If the ministry and works of Joseph and Jesus could be summed up in two words, they could be forgiveness and reconciliation. When the eleven brothers stood before Joseph in Egypt, fearing for their lives, Joseph told them not to worry or be angry with themselves. He forgave them upon realizing that everything was according to God’s purpose. Regardless of the pain he had to go through, he forgave. Jesus, as he hung on the cross near death, cried out “Father, forgive them, for they know not what they are doing” (Luke 23:34 NIV). Joseph married an Egyptian woman. The bride of Jesus is His Church, made up mainly of Gentiles.
Both Jesus and Joseph prophesied freedom. Joseph told his brothers that God would come to their aid and lead their descendants out of Egypt to the land promised to Abraham, Isaac and Jacob. Jesus also prophesied freedom for his people. In John 8:32 he told them “you will know the truth, and the truth will set you free” (NIV) and “I will ask the Father, and he will give you another counselor, to be with you forever” (John 14 :16 VIN). Jesus also prophesied that his disciples would be taken to a better land.
While being persecuted, both Jesus and Joseph were stripped of their robes. Joseph’s beautiful coat of many colors made by his father was torn from him by his brothers. The governor’s soldiers stripped Jesus, put a scarlet robe on him, and twisted a crown of thorns to put on his head. They were both placed in a pit for three days. Joseph was thrown into an empty cistern and Jesus was put in a tomb. Joseph’s brothers smeared his robe with the blood of a goat in order to blame Joseph’s death on wild animals. Jesus’ death was on Passover. A goat is sacrificed for the atonement of sins at Passover.
During Joseph’s period of imprisonment, he was placed near two other prisoners, the butler and the baker. The cupbearer’s life was spared and the baker’s life was lost (Gen. 40:1-18). When Jesus hung on the cross, there were two criminals with him, one on his right and the other on his left. One of the criminals shouted insults at Jesus while the other repented. Jesus said that whoever repents has been forgiven and will live with him in paradise.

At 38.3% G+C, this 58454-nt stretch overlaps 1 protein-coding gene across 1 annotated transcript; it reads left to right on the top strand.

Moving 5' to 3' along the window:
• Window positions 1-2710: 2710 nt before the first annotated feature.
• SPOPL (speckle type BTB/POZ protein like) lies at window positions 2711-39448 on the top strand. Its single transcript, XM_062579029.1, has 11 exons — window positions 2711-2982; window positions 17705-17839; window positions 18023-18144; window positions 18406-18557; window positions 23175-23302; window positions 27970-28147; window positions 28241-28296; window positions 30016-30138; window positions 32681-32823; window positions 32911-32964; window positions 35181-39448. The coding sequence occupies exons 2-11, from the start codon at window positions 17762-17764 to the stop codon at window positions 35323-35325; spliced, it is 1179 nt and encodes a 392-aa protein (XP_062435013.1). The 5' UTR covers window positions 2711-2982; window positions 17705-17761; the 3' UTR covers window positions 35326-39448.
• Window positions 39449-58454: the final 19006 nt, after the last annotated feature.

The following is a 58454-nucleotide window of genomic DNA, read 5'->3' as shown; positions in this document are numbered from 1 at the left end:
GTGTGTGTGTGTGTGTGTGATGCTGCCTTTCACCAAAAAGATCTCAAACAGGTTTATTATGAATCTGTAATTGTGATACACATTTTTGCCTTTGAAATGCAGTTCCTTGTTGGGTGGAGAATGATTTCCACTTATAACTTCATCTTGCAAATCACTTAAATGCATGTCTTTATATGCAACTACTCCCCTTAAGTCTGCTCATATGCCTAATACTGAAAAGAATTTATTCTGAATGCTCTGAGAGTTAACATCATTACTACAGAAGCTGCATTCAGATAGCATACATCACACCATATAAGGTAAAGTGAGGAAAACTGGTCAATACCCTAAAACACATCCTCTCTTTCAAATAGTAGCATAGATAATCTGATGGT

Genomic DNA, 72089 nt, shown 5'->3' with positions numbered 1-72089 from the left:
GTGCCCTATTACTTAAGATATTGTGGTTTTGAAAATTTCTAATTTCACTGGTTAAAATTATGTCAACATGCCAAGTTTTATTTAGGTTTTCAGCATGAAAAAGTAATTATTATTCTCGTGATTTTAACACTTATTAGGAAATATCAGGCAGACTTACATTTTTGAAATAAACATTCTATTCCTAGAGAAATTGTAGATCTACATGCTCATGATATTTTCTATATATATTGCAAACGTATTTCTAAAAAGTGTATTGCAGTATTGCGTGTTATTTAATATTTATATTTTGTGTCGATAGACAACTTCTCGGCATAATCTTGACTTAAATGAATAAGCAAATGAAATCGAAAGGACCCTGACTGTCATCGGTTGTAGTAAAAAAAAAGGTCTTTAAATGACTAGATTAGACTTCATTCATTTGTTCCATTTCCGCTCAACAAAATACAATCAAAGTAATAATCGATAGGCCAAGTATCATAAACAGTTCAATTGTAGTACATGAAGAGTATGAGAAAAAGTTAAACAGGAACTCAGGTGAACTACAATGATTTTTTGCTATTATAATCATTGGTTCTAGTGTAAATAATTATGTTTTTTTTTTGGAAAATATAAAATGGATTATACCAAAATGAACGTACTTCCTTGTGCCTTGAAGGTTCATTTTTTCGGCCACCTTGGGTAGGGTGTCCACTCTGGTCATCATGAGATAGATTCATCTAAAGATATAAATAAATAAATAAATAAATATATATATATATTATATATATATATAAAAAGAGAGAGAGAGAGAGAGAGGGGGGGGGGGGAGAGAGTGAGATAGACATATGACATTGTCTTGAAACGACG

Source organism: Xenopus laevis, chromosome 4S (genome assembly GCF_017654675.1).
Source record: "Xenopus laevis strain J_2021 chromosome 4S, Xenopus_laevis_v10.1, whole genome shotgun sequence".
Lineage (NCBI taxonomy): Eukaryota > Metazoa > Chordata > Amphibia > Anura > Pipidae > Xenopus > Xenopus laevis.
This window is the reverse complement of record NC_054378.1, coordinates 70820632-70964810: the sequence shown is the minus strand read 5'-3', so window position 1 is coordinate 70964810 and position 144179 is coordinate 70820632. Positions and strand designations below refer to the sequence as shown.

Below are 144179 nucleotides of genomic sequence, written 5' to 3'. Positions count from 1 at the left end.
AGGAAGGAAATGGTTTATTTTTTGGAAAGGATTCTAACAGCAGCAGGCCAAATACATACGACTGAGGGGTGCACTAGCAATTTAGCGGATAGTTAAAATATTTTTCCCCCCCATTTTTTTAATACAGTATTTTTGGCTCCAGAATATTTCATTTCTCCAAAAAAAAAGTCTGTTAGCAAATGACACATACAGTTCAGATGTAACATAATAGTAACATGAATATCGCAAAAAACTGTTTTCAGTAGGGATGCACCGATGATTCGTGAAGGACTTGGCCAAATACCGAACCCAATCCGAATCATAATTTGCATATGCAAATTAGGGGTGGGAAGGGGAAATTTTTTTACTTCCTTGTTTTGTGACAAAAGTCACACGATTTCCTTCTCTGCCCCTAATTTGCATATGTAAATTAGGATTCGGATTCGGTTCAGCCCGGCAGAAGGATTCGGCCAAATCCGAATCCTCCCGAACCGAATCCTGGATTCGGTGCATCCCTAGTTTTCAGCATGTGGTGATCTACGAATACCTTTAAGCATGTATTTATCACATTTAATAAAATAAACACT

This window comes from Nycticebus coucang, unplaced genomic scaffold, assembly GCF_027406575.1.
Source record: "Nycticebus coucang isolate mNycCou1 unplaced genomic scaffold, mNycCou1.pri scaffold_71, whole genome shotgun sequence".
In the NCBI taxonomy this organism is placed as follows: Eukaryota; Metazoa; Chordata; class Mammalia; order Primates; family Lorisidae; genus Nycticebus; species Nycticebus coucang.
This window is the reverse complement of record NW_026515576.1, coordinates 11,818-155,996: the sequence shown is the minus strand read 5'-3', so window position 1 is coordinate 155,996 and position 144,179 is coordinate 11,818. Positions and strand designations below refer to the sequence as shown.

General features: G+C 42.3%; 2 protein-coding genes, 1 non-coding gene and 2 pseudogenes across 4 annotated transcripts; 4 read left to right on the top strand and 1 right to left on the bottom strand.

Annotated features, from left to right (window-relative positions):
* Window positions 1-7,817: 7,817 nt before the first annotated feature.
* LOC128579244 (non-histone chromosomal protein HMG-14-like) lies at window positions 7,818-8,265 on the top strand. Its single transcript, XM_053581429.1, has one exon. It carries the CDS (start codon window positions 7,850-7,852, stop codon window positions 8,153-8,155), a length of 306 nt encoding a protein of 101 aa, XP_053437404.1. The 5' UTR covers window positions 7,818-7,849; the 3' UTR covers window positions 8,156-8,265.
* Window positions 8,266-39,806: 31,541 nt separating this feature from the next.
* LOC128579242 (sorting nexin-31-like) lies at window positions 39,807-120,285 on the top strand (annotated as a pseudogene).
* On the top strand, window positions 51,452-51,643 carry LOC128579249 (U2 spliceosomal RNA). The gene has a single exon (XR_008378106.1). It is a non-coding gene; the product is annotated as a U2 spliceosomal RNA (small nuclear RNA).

Even though both were mocked and criticized, Joseph and Jesus eventually rose to great positions of power and majesty. They both inspired confidence in those around them and in those who read them. They both became a lord (Lord). Joseph became second in command and sat at Pharaoh’s right hand. Jesus is seated at the right hand of God the Father.
The last days
Jesus was betrayed for thirty pieces of silver. Joseph was sold twenty. Both were given up for the price of a slave. The lives of Joseph and Jesus are both examples of a “rags to riches” story. Joseph was taken out of the pit, the empty cistern; sold into slavery and demoted to prison. Yet God the Father brought him through it all to one of the highest positions on earth. Jesus was certainly not born rich. He was taken to Egypt as a child to stay alive. He was admired by some and hated by others. At the end of his physical life, he was whipped, beaten, cursed, spat on, and crucified. The lowest form of death. Yet God “raised him to the highest place of honor and gave him the name above all other names, that in the name of Jesus every knee should bow, in heaven, on earth and under the earth, and let every tongue confess that Jesus Christ is Lord, to the glory of God the Father” (Phil 2:9-11).
When Joseph’s brothers told Jacob that he was still alive, Jacob was amazed and did not believe it. Joseph was practically dead for Jacob. When Mary announced the resurrection of Jesus to the disciples, they did not believe it either, “they [the apostles] did not believe the women, because their words seemed to them nonsense” (Luke 24:11).
Joseph and Jesus were not recognized by their own family and friends. Joseph, after being promoted in Egypt and Jesus, after his resurrection. After everything was done, from punishment and ridicule to the joy of saving people’s lives to personal relationships with God, they both became people of royalty.
Joseph lived the life of a servant. A servant of Potiphar, the citizens of Egypt, his family, and God. He preserved the nation of Israel and the lineage of Jesus. There are truly many amazing parallels between the life of Joseph and that of Jesus. Joseph prefigured Jesus Christ. Many of the things Joseph did for Egypt and Israel on the physical plane illustrate what Jesus has done or will do on a much larger scale, on the spiritual plane, for all mankind.
The parallels in the lives of Joseph and Jesus are no coincidence for speculation purposes only. God the Father has a plan for mankind which He elaborates in intricate and precise detail. The Tanakh (Old Testament) points directly to Jesus Christ and the life of Joseph is a prime example. Joseph was a true servant of God.